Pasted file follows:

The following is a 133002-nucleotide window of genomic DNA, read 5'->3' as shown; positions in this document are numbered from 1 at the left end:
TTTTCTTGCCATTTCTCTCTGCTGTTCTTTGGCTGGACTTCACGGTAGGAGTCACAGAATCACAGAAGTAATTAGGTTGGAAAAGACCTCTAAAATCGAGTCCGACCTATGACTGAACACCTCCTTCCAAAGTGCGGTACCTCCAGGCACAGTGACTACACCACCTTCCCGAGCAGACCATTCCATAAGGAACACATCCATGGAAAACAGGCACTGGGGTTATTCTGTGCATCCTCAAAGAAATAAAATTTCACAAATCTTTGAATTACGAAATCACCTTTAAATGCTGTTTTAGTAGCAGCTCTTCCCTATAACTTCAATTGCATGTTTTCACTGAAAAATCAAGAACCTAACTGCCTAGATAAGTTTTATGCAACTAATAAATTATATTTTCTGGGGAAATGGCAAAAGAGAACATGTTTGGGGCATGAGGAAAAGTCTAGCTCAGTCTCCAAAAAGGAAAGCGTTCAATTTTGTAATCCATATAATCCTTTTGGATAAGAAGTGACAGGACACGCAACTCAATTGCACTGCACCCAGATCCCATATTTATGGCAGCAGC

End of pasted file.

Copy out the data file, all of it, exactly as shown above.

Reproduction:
The following is a 133002-nucleotide window of genomic DNA, read 5'->3' as shown; positions in this document are numbered from 1 at the left end:
TTTTCTTGCCATTTCTCTCTGCTGTTCTTTGGCTGGACTTCACGGTAGGAGTCACAGAATCACAGAAGTAATTAGGTTGGAAAAGACCTCTAAAATCGAGTCCGACCTATGACTGAACACCTCCTTCCAAAGTGCGGTACCTCCAGGCACAGTGACTACACCACCTTCCCGAGCAGACCATTCCATAAGGAACACATCCATGGAAAACAGGCACTGGGGTTATTCTGTGCATCCTCAAAGAAATAAAATTTCACAAATCTTTGAATTACGAAATCACCTTTAAATGCTGTTTTAGTAGCAGCTCTTCCCTATAACTTCAATTGCATGTTTTCACTGAAAAATCAAGAACCTAACTGCCTAGATAAGTTTTATGCAACTAATAAATTATATTTTCTGGGGAAATGGCAAAAGAGAACATGTTTGGGGCATGAGGAAAAGTCTAGCTCAGTCTCCAAAAAGGAAAGCGTTCAATTTTGTAATCCATATAATCCTTTTGGATAAGAAGTGACAGGACACGCAACTCAATTGCACTGCACCCAGATCCCATATTTATGGCAGCAGC